There has been much buzz circulating recently around the wrongful conviction of Ivan Henry, a BC native who spent nearly 27 years behind bars for a series of sexual assaults he never committed. After being acquitted in 2010 of his 10 convictions, Henry initiated an action against the province of BC for which he sought $43M in damages. In his ruling released on June 8, 2016 Chief Justice Christopher Hinkson awarded Henry just over $8M in damages: $530K in compensatory damages for lost wages, $56,692 in special damages, and $7.5M as vindication of the gross abuse of his Charter rights.
As part of his painstakingly long 97-page decision, Justice Hinkson lambasted the Province for intentionally breaching Henry’s disclosure rights under ss. 7 and 11(d) of the Charter. Using the test for wrongful non-disclosure as set out by Maldover J. in the 2015 SCC decision granting Henry’s appeal, Justice Hinkson found that the Crown intentionally withheld information that it knew was material to Henry’s defence. Some of this information included results of wiretap, DNR, and other tracking device evidence showing no link between the sexual assaults and Mr. Henry. Even more appalling was the Crown’s non-disclosure of forensic evidence showing that the perpetrator’s sperm had been located for four of the sexual assaults, and that it was not Henry’s.
In a haphazard attempt to defend its blatant misconduct, the Crown tried advancing the argument that the disclosure requirements back in 1983 (i.e. Pre-Stinchcombe era) were not at stringent as they are today, and that their conduct should be assessed against the more relaxed Boucher standards. While it is true that disclosure practices have become more robust since Boucher, Justice Hinkson still found that the Crown failed to live up to its most basic constitutional obligation to disclose reliable exculpatory evidence that would have exonerated Henry. In other words, the Crown’s conduct was objectionable by both the Stinchcombe and Boucher standards.
A second argument that the Crown tried advancing was that Henry should be held contributorily negligent for his wrongful conviction, because he chose to represent himself when legal aid was available to him. In making its argument, the Crown cited the opinion of Mdm. Justice Bennett in R v. Crichton 2015 BCCA who stated “if a person does not receive a fair trial because he or she chose to represent him or herself, even when counsel was available, the fault lies with the accused and no remedy is available.”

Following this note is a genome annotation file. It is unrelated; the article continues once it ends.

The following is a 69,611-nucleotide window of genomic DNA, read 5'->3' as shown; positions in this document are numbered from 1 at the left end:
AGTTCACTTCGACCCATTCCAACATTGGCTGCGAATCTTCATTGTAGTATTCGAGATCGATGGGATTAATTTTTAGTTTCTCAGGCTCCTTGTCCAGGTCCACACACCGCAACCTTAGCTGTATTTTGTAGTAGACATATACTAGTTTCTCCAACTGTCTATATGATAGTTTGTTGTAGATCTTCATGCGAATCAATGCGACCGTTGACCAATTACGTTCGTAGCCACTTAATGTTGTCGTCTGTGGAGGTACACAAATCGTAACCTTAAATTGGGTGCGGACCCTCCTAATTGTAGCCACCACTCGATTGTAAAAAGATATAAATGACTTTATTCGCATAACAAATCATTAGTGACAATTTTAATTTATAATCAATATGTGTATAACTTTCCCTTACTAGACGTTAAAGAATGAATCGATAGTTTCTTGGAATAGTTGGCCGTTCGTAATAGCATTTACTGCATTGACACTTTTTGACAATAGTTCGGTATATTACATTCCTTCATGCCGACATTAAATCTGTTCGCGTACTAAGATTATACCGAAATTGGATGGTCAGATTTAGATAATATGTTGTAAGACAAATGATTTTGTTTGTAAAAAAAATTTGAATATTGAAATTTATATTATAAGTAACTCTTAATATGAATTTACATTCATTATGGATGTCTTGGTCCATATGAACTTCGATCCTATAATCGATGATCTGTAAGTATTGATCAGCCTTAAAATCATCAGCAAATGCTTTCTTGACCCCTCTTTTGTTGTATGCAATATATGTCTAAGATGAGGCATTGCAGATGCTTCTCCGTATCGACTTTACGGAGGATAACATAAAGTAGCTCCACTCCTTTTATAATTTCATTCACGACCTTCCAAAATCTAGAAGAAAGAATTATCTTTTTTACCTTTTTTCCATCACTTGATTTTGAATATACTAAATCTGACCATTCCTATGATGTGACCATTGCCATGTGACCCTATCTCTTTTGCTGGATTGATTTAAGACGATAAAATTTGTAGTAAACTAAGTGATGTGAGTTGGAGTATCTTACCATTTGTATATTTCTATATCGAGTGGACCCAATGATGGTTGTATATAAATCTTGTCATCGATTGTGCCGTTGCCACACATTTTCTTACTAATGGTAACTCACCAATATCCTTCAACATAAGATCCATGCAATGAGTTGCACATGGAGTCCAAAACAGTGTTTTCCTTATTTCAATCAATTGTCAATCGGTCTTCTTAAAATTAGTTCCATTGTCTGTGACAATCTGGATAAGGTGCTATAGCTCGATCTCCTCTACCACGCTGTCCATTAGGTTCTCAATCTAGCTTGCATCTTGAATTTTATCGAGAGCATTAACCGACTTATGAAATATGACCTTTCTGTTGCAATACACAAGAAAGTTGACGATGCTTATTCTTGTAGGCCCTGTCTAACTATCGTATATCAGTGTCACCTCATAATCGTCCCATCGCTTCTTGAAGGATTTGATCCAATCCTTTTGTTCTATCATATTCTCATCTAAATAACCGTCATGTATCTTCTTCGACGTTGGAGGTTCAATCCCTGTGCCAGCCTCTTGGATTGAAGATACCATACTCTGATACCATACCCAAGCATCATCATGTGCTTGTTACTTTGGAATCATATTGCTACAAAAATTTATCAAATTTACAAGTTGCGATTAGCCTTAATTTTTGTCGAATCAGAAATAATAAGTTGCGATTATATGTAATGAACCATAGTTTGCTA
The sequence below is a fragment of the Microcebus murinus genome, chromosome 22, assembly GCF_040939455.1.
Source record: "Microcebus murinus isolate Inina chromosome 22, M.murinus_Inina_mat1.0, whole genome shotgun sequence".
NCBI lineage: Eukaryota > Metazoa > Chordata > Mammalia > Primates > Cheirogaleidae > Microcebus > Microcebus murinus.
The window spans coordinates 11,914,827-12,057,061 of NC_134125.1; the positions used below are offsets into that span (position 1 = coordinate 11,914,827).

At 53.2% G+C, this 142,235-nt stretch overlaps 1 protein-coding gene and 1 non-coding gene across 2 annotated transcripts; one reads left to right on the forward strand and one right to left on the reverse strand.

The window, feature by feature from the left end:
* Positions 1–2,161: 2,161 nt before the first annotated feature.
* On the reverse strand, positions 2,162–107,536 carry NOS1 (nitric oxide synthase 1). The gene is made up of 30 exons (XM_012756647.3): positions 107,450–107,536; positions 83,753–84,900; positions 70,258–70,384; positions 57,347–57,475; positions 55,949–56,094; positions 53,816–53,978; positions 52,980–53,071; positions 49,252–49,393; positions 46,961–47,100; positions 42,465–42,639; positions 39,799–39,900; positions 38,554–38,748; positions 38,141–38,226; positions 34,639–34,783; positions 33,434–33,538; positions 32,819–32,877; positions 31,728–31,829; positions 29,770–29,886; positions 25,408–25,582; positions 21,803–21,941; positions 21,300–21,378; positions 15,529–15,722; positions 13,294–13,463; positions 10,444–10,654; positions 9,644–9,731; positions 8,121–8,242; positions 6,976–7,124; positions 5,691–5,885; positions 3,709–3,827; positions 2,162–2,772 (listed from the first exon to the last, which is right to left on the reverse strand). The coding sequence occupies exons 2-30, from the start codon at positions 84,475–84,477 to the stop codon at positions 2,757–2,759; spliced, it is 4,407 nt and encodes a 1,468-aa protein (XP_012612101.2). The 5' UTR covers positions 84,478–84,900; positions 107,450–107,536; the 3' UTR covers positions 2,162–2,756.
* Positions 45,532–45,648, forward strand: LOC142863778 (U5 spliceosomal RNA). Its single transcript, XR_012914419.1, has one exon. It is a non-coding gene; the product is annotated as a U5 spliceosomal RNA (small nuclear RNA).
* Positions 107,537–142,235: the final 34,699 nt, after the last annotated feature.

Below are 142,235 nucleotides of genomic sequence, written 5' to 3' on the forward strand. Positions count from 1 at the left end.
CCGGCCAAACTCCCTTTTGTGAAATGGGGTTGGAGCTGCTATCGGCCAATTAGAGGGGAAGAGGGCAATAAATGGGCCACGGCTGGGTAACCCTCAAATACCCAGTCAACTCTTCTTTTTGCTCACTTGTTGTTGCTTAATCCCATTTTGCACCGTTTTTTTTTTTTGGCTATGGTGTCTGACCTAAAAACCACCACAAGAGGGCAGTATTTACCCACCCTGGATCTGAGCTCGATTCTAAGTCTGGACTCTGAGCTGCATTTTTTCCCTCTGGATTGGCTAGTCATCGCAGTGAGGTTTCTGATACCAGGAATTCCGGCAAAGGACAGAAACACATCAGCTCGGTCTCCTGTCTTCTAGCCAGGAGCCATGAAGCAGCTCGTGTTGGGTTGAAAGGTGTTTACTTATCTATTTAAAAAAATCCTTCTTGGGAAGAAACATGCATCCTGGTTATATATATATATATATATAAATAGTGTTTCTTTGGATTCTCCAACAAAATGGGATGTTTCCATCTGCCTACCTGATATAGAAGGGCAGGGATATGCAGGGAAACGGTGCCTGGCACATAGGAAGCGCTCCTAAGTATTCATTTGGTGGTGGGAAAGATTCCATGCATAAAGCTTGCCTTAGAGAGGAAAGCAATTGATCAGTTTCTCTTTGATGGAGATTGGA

From an access to justice perspective, this argument seems particularly disturbing. Putting issues of cost aside, why should litigants be expected to retain counsel as a pre-requisite to receiving a fair trial? Is this not a form of victim blaming? As Justice Hinkson opined, if anything, the Crown should have a heightened responsibility to ensure that the defendant be treated fairly when he or she has no advocate acting on his or her behalf. Surely, this responsibility derives from the role Crown counsel play in being “Ministers of Justice.”
Furthermore, while cost may not have been the issue in Mr. Henry’s refusing counsel, in the majority of cases it is the primary contributing factor. In her seminal Report on Self-Represented Litigants, Dr. Julie Macfarlane exposed just how difficult it can be for accused persons to retain counsel. Of the 259 self-represented litigants (SRL’s) interviewed as part of Macfarlane’s study, more than 90% reported that financial concerns motivated their decision to self-represent. With counsel fees averaging $350-400 per hour and legal aid requirements being prohibitive for middle and even low-income Canadians its no wonder that there is an SRL crisis in this country.
Other reasons for self-representation as cited in a recent White Paper Prepared for the Association of Canadian Court Administrators (ACCA) and referenced in the Canadian Forum on Civil Justice’s Everyday Legal Problems and the Cost of Justice in Canada: Overview Report include low education, low literacy, ideological motivations, and perceiving counsel as unnecessary. Indeed, in Mr. Henry’s case, the psychiatric evidence suggested that Mr. Henry’s refusing counsel had to do with his inability to understand the significance and long-term consequences of his legal predicament.
At the end of the day, whether or not the defence is represented, the Crown has a constitutional duty to ensure trial fairness by making the necessary disclosures that will allow the accused to make full answer and defence. Let us not forget the powerful words famously articulated by Justice Rand in the Boucher decision: “The role of the prosecutor excludes any notion of winning or losing; his function is a matter of public duty than which in civil life there can be none charged with greater personal responsibility.”
— Mitchell Perlmutter
Canadian Forum on Civil Justice
Mitchell Perlmutter is a research assistant at the Canadian Forum on Civil Justice. He holds an undergraduate Honours BA in Humanities from York University and will begin his second year at Osgoode Hall Law School in the fall.